Melissa Anne Vurovecz on beauty

Melissa, congratulations on being crowned Mrs Kwa-Zulu Natal 2019. It is not your first walk down pageant lane, winning Mrs photogenic in the Mrs South Africa 2015 pageant. How did you get into beauty competitions?

Being a creative person, I have always enjoyed ‘the art’ of dressing up. To be honest I never thought modelling would be something I could pursue. I am short and had a lack of confidence when I was younger, which stopped me from pursuing modelling. In 2013, a very dear friend who has had years of experience in the modelling and pageantry industry told me that there are no height restrictions in pageantry. She encouraged me to enter a beauty pageant as I had nothing to lose and everything to gain from the experience.

You are also the mom of two children and run a brand and image consultancy. That sounds busy. How do you manage to honour all those responsibilities?

It’s a challenge. Honestly, I have my very stressful days and moments when the kids are all sick, and I have deadlines to meet. My image consulting is my passion, they say do what you love, and you will never work another day in your life. For me, my work motivates me and gives me deep satisfaction. My family always takes priority over work. It will continually be a juggling act, and sometimes I have to say ‘no’ to certain things to maintain a peaceful mindset.

What do you believe are the key challenges facing woman in South Africa today?

I feel that there is such an attack on the identity of women today. Women are bombarded daily through media, primarily social media. So many of them are left feeling worthless because they don’t feel beautiful and accepted.  The message that they are receiving is that their value is measured by their physical appearance or by how many followers they have on Instagram.

A woman will always be unsatisfied with herself as long as she keeps comparing herself to what she thinks she should look like. Young women need to feel validated and affirmed to succeed in life. I got my identity from who my Father in heaven says I am. When I hate my physical appearance, I’m in disagreement with God’s Word that says I am a beautiful and precious creation. If women don’t receive the affirmation they need, they will look for it in other places, and sadly conform to the notion that their beauty defines their worth. We naturally compare ourselves, which is something that can be incredibly harmful to our identity.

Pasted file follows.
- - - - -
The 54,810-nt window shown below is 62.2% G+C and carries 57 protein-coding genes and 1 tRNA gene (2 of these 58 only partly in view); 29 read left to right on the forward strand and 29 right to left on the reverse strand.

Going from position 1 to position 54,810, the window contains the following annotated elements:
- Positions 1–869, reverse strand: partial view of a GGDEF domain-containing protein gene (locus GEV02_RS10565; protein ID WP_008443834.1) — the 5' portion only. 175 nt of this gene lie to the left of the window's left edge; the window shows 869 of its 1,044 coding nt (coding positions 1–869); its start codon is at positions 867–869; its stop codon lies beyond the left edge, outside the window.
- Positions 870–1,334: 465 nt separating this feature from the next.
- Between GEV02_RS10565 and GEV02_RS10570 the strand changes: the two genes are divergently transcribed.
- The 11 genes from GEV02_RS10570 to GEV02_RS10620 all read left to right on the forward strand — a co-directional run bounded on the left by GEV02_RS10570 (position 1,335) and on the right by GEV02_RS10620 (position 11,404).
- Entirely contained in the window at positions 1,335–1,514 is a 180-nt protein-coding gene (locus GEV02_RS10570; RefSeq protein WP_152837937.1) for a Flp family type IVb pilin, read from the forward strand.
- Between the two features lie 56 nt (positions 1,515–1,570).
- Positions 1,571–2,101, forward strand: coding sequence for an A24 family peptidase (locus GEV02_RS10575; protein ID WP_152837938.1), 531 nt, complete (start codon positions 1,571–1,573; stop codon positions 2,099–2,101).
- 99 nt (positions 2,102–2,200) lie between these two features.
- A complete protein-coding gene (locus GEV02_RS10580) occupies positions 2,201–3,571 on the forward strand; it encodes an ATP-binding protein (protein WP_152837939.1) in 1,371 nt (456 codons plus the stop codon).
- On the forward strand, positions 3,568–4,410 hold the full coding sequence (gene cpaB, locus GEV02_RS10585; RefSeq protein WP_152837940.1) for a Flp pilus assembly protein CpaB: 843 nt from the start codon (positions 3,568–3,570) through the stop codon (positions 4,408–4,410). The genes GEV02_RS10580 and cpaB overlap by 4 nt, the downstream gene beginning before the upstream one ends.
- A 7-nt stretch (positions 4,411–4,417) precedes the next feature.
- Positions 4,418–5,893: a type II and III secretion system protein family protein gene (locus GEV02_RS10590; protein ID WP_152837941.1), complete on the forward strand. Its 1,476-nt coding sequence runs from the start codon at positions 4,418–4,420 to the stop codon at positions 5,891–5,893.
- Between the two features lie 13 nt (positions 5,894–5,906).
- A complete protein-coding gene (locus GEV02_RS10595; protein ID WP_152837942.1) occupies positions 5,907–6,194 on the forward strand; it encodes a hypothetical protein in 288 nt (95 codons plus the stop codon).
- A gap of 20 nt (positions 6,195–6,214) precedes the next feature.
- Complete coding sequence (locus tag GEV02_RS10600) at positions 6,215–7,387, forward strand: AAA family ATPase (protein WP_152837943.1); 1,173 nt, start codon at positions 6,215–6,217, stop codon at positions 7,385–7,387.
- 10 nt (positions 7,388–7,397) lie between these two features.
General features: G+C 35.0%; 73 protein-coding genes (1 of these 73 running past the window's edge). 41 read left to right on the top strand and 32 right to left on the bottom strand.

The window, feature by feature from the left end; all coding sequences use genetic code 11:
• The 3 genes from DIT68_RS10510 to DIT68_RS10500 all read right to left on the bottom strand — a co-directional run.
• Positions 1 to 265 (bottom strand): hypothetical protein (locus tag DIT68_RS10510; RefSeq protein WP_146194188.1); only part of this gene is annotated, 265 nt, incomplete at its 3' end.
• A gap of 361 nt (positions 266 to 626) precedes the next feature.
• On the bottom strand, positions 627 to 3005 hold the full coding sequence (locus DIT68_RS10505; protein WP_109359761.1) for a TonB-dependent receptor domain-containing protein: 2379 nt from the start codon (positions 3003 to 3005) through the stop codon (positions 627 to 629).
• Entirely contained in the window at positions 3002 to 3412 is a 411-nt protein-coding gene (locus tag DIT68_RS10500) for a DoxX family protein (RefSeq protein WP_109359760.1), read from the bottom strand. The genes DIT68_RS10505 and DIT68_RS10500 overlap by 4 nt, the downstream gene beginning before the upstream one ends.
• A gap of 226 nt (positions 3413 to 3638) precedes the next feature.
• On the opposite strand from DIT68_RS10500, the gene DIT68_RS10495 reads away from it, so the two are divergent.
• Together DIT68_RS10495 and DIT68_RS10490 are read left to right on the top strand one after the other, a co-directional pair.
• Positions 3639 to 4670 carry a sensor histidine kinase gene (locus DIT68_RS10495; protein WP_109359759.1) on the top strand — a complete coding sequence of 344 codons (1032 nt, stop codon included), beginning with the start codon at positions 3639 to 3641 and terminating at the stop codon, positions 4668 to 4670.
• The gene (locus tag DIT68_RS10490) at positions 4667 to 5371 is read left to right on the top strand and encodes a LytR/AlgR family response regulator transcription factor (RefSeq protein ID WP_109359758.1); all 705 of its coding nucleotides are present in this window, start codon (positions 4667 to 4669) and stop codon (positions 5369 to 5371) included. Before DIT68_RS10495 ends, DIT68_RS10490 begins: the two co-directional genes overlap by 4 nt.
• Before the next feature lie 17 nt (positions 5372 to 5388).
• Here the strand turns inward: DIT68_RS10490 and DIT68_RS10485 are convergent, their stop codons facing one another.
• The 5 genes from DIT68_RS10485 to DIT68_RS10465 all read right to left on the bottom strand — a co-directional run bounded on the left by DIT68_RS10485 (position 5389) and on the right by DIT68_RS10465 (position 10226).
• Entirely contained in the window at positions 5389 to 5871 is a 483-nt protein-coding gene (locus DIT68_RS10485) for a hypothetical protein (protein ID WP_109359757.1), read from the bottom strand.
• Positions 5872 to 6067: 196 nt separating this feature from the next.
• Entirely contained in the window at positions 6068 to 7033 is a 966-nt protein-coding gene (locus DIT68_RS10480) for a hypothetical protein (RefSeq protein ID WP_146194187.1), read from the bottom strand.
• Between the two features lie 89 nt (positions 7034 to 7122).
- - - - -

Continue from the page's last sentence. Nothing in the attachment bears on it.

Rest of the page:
I have a teenage daughter, and like most teens, her appearance matters to her. What are your top 3 beauty tips for teenagers?

My number one beauty tip is stand in front of the mirror and learn to love every inch of your body. There is no one like you, and there will never be another like you. God created you with intention and purpose. You were born this way for a reason. Ask God the Father to show you how he sees you; it will rock your world as it rocked mine. You have to learn to love the way God created you. For example, I hated my freckles, and now I absolutely love them.

My second beauty tip is don’t try to change your appearance to be beautiful and learn how to accept and enhance your natural beauty. I believe that less is more. Learn about what colours suit you and buy the clothing with the colours that will make you sparkle.

My last beauty tip is don’t plaster on the make-up, use it lightly.

Notwithstanding the importance of looking after your appearance, how do you believe we can help young people to understand their inner value and worth?

Young people need to learn how to be secure in their own identity so that they can confidently fulfil their unique purpose in life. Their light will shine bright when they know who they are. They also need to understand that beauty is not just a pretty face; it’s far more than that. Beauty is an act of kindness or a smile to a stranger. For me, a person becomes more beautiful when they can put others before themselves.

What three things would you say if you could address the youth of South Africa?

If I had the privilege of addressing the entire youth of South Africa, I would say this:

You all know the story of the ugly duckling. He felt rejected and alone because he wasn’t yellow and fluffy like his brothers and sisters. Only when he came of age did he realise his true identity and potential. He wasn’t an ugly duckling but a beautiful majestic swan. How many of you have measured yourselves up against your brothers and sisters and felt inadequate? Stop measuring yourself up against others and what you perceive. Learn to love and accept the way you were created to be. Everyone has their own unique set of gifts and talents. Work on mastering your talents, dream big dreams and believe that you were created for greatness because you have been according to the Word of God. The sky is the limit.

Melissa, a last few quick-fire questions.

A book you recommend everyone should read.

The Supernatural ways of Royalty’ by Kris Vallotton and Bill Johnson.

One of your favourite movies.

My favourite movie is The Good Dinosaur. I am totally unashamed of the fact that I watch kiddies’ movies.

A favourite or significant Scripture.

“Now all glory to God, who is able, through his mighty power at work within us, to accomplish infinitely more than we might ask or think” (Ephesians 3:20).

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